Lately, I just can’t get enough jazz.  Whether it’s listening or playing, I find myself mildly obsessed.  Perhaps it’s the challenge.  Perhaps it’s the fantastic players I’m playing with.  Or the spontaneity of it.  I don’t know what it is but I love it.  Jazz is a unique musical style in that it takes communication unlike any other genre.  You never know where it’s going to go.  Just when you’re doing one thing, someone could do something that could completely change the feel or flow of the song.  It’s all about communication.  But non-verbal communication.  It’s musical communication.  In this sense, jazz could be considered perhaps the most personal of all musical styles.  It’s different every time.  Depending on what you’re feeling, you can make it go one way or go another.  Who you’re playing with could be a factor.  You never know what you’re going to get.miles

This is why I love jazz.  It’s personal.  And spontaneous.  And fun.  I can get lost at times.  I can lose control.

Jazz seems to have lost a lot of popularity since it’s early days.  In it’s evolutionary process, it became more and more complex.  The big bands began to fade and the combos began to take over with their free-flowing styles and uncertainty and impulsiveness.  Along the way, many people lost their understanding of it.  It sounds too random.  “That guy’s just playing a bunch of random notes.” Well…not exactly.  While there is the element of randomness, jazz improv requires a thorough understanding of music structure, theory, and functionality.  Mmm… jazz.  I could go on all night, but then I wouldn’t get to the third musical style that I have been obsessed with.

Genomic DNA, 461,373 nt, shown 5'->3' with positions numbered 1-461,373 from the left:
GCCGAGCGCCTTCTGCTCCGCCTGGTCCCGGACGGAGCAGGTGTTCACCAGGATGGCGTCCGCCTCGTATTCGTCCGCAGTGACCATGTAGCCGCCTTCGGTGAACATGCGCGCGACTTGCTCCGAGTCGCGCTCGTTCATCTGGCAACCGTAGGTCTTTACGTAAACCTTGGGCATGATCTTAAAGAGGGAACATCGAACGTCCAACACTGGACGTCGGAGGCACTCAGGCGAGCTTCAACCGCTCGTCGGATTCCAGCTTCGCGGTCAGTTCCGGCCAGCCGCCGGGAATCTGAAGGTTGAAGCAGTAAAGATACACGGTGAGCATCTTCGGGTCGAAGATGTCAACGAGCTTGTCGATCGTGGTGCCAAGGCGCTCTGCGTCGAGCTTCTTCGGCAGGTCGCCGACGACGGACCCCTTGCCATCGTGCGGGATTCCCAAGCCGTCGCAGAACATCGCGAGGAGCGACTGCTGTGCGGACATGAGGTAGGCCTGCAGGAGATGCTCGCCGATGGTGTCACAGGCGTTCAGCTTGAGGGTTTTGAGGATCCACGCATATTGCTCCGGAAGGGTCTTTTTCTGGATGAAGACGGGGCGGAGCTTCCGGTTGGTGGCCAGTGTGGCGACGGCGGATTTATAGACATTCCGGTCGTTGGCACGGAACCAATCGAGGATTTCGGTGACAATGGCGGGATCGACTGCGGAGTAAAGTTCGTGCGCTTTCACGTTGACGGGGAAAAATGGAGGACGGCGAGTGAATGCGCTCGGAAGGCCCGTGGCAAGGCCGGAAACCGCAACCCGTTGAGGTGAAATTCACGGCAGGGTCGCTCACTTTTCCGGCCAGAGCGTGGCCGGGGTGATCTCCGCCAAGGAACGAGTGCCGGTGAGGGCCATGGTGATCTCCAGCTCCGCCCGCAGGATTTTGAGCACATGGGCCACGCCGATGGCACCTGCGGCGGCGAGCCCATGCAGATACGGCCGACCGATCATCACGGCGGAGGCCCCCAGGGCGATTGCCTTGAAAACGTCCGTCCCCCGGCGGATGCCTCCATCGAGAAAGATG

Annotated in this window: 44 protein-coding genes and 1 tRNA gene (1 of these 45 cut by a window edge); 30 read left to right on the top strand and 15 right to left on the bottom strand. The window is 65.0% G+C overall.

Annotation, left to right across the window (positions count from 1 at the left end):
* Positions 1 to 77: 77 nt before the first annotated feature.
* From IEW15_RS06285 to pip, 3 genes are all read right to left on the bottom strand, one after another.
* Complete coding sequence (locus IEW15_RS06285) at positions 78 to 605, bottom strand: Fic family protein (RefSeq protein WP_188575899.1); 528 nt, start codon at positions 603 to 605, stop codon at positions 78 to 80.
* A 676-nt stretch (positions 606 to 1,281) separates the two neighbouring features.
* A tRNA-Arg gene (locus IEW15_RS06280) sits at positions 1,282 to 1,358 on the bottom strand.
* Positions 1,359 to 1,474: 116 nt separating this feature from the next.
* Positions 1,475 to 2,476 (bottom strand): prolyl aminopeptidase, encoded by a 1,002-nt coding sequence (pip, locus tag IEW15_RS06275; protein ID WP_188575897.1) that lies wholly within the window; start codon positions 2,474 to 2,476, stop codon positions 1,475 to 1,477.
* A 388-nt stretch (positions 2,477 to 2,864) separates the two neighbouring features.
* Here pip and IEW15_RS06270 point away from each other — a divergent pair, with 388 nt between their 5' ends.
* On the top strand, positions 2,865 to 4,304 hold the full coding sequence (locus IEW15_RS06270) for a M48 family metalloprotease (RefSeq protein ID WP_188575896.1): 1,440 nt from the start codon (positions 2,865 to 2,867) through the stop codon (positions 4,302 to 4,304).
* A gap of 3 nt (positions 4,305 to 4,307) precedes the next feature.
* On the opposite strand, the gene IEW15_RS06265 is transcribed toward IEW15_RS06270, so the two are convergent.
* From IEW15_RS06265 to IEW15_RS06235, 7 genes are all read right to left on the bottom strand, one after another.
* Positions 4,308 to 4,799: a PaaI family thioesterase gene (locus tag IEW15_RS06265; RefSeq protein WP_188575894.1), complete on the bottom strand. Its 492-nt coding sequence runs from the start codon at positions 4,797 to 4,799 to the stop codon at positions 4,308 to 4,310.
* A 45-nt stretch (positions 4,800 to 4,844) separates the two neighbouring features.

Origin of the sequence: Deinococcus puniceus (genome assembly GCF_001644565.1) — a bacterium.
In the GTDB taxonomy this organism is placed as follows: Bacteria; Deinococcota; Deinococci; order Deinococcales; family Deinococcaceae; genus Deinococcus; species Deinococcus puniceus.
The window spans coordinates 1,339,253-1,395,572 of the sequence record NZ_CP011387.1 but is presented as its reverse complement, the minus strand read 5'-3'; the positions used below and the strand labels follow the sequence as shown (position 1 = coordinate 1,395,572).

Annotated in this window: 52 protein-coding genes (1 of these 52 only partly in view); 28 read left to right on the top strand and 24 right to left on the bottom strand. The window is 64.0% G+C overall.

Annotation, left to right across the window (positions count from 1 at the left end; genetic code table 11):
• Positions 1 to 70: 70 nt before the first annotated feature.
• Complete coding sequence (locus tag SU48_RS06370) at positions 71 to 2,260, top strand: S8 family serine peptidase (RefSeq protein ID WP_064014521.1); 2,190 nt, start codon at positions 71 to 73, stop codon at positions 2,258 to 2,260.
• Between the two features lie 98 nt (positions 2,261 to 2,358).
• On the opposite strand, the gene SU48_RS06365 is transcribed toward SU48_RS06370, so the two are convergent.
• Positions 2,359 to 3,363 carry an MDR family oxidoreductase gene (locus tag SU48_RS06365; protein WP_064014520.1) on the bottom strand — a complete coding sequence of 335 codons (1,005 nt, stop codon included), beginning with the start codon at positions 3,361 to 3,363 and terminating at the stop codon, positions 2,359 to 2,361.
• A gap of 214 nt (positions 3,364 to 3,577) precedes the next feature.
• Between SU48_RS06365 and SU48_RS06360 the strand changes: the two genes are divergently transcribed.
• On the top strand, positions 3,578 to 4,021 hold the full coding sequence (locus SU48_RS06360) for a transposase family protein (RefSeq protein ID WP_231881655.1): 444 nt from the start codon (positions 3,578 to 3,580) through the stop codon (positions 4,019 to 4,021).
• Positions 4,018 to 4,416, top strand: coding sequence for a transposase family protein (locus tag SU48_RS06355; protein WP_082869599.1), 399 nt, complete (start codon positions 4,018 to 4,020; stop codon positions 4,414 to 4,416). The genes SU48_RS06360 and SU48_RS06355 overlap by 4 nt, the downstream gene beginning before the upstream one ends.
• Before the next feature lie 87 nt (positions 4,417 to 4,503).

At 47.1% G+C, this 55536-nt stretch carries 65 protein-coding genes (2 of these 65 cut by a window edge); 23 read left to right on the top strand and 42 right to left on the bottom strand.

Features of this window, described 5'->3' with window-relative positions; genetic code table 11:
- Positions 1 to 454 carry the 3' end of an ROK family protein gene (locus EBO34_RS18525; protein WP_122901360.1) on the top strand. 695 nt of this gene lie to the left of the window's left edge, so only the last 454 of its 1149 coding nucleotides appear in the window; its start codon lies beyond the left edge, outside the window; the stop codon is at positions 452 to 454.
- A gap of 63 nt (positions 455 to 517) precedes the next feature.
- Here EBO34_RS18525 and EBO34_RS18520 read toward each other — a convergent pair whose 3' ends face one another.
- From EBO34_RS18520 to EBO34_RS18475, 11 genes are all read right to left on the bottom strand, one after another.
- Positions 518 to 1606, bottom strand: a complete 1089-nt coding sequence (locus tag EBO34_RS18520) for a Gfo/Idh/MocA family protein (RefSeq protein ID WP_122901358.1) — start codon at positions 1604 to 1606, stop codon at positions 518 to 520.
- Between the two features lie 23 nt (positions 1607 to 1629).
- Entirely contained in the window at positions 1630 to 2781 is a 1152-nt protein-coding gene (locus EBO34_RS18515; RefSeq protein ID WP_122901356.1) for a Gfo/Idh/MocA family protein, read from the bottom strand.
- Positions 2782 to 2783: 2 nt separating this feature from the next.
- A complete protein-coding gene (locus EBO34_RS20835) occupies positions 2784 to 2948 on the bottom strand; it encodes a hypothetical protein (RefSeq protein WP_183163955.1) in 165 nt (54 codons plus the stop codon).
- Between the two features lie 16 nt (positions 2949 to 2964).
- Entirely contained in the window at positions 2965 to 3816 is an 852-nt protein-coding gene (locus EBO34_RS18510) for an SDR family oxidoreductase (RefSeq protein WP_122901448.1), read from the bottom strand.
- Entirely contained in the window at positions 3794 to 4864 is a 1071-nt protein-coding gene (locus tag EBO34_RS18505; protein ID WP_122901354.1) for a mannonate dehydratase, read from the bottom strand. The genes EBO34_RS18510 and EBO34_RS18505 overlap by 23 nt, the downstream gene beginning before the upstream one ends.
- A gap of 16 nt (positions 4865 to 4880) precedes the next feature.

3. Classical

While Classical music has seen a sharp decline since it’s creation, I have recently discovered a new found love for it.  Classical music is much more diverse and variable than most people give it credit.  While many people can tend to think strictly Mozart when thinking of Classical, there is SO much more out there.  All sorts of intense, moving, calm, tear-jerking, angering, heart-warming, odd, beautiful music.  Dive into it.  As previously stated in this and other posts, I believe that Classical music’s complexity is the main hurdle that most listeners cannot get over and achieve understanding and appreciation.  While surface listening results in a pleasant experience, studying and playing and analyzing and listening can result in such an incredible experience.  It boggles my mind sometimes think of the process that the composer went through to get the final product.dudamel

Beethoven’s complexity is astounding.  I have recently had the pleasure of playing the last movement of his 9th Symphony.  My part as a double bassist is unbelievably hard.  The fast runs up and down are so hard, but so fun.  The mixture of my part with the rest of the instruments in the orchestra is pure genius.  The peppering of themes here and there is brilliant.  The patterns and harmonies and power that is written into that few pages of music is unbelievable.  And it is absolutely a blast to play.  I would take playing a Beethoven Symphony over Disneyland anyday.